Vatican City One of Europe's top cardinals said Thursday that Pope John Paul II was nearing "the last days and months of his life," the first ranking prelate to say the 83-year-old pontiff is dying.
With John Paul visibly weaker in recent weeks, concern over his health has been growing. Austrian Cardinal Christoph Schoenborn was the second leading prelate this week to express alarm over the pope's health.
"The entire world is experiencing a pope who is sick, who is disabled and who is dying -- I don't know how near death he is -- who is approaching the last days and months of his life," Schoenborn, who is the archbishop of Vienna, told Austrian state broadcaster ORF.
Schoenborn is considered a possible candidate for the papacy. His spokesman, Erich Leitenberger, later told The Associated Press the comments were "to be interpreted philosophically."
Since the mid-1990s, John Paul has been battling Parkinson's disease, a progressive neurological disorder, as well as crippling knee and hip ailments.
The Vatican, which generally refrains from commenting on the pope's health, declined to respond to the Austrian cardinal's remarks.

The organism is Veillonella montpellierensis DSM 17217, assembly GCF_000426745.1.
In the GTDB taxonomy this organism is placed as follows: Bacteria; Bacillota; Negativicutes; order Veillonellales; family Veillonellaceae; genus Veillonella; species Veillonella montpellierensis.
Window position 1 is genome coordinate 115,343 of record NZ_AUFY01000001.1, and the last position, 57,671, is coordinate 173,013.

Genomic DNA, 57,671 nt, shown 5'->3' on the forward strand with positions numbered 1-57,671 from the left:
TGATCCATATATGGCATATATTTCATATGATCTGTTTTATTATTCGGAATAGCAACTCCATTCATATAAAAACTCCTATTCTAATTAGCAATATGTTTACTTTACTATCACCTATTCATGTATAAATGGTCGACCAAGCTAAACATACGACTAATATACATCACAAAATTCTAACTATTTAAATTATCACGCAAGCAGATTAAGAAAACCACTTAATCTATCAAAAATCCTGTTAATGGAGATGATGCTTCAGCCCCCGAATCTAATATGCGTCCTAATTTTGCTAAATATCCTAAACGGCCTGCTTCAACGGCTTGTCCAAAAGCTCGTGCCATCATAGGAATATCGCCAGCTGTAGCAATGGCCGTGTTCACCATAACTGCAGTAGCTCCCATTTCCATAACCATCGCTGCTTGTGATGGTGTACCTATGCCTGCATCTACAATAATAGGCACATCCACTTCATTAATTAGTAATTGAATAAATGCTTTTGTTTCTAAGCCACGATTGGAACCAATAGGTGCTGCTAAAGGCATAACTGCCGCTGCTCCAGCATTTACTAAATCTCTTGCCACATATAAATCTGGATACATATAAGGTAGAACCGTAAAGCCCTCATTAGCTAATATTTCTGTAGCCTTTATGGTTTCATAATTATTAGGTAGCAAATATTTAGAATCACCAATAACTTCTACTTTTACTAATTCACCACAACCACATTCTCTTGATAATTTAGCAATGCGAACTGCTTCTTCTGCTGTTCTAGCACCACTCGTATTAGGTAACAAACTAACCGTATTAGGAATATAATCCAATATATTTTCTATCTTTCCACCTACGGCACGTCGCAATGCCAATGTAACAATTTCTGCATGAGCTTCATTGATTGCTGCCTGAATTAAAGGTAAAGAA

However, two Vatican cardinals and one of John Paul's closest aides -- the secretary who joined him from Poland when he assumed the papacy 25 years ago -- sought to minimize concern about the pontiff's well-being.
Monsignor Stanislaw Dziwisz, promoted Monday to archbishop by John Paul as a sign of gratitude, took the unusual step of talking to reporters about the pope's health as the pontiff met with the president of Lithuania.
Asked about the state of the pope's health, Dziwisz referred to comments this week attributed by a German magazine to Cardinal Joseph Ratzinger that John Paul was "in a bad way" and that the faithful should pray for him.
"Cardinal Ratzinger was crying yesterday, explaining that he never gave an interview but merely answered someone he met on the street, saying, 'If the pope is sick, pray for him,"' Dziwisz said.